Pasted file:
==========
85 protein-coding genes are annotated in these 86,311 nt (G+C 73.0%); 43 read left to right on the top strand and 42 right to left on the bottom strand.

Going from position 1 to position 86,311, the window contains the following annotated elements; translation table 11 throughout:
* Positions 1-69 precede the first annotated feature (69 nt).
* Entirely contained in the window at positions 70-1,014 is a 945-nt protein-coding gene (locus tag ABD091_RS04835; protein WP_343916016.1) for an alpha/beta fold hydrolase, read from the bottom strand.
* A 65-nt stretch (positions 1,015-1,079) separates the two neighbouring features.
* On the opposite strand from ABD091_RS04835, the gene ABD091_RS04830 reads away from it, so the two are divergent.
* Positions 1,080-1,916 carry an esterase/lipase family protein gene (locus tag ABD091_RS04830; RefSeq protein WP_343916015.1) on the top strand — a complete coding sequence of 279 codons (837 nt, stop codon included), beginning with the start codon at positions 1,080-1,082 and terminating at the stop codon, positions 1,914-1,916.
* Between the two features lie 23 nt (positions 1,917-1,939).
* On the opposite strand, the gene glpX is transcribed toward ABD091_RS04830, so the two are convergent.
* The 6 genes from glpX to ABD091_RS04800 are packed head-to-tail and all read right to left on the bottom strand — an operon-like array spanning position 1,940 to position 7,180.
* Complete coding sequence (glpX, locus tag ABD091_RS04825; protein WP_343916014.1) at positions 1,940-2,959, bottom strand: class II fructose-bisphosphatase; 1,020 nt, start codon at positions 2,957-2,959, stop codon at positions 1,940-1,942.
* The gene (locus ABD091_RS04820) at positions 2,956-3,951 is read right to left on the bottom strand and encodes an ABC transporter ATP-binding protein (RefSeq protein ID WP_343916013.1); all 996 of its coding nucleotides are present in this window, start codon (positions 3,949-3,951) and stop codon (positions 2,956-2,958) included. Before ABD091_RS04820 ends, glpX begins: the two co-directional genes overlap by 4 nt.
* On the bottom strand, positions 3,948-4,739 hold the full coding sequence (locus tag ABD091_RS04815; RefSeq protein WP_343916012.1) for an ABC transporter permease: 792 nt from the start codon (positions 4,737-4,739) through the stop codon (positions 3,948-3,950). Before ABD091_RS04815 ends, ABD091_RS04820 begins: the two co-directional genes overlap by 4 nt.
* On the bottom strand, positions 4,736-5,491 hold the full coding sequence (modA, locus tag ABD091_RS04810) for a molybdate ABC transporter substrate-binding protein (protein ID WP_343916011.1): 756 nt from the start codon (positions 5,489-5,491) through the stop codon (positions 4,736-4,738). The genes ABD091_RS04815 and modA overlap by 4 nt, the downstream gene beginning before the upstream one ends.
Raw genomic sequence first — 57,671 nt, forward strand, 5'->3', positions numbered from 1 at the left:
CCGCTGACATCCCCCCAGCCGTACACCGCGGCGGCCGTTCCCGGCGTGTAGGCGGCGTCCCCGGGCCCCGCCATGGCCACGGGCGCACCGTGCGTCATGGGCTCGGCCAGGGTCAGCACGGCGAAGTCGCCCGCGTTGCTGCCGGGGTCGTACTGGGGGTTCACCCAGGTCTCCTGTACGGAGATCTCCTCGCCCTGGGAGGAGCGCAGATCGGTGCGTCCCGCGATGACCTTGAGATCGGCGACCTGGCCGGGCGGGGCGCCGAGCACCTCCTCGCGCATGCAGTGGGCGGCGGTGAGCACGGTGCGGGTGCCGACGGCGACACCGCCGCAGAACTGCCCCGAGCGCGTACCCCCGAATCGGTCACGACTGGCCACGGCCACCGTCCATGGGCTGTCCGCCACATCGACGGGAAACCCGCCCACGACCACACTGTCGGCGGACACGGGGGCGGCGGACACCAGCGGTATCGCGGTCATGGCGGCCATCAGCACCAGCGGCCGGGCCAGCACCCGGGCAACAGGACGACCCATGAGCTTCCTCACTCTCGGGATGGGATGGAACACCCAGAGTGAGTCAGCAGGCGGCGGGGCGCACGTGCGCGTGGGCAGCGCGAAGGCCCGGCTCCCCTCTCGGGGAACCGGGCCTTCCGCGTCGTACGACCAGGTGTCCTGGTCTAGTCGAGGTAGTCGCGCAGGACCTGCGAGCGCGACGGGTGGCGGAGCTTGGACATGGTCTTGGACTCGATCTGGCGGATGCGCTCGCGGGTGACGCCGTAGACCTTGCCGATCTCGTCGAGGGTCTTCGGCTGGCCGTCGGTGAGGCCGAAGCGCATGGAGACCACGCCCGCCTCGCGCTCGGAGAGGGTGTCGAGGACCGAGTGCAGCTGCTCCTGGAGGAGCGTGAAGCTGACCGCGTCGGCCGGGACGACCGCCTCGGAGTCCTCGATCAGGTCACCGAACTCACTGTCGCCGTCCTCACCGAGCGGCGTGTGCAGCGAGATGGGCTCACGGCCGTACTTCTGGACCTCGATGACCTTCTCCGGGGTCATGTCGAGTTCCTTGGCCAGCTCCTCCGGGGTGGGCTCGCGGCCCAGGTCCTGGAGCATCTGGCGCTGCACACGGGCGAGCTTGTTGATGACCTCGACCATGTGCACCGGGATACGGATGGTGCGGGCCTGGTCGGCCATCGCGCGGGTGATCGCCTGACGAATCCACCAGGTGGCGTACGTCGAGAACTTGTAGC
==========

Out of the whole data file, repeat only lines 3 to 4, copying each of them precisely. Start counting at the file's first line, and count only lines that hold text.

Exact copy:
* Positions 1-69 precede the first annotated feature (69 nt).
* Entirely contained in the window at positions 70-1,014 is a 945-nt protein-coding gene (locus tag ABD091_RS04835; protein WP_343916016.1) for an alpha/beta fold hydrolase, read from the bottom strand.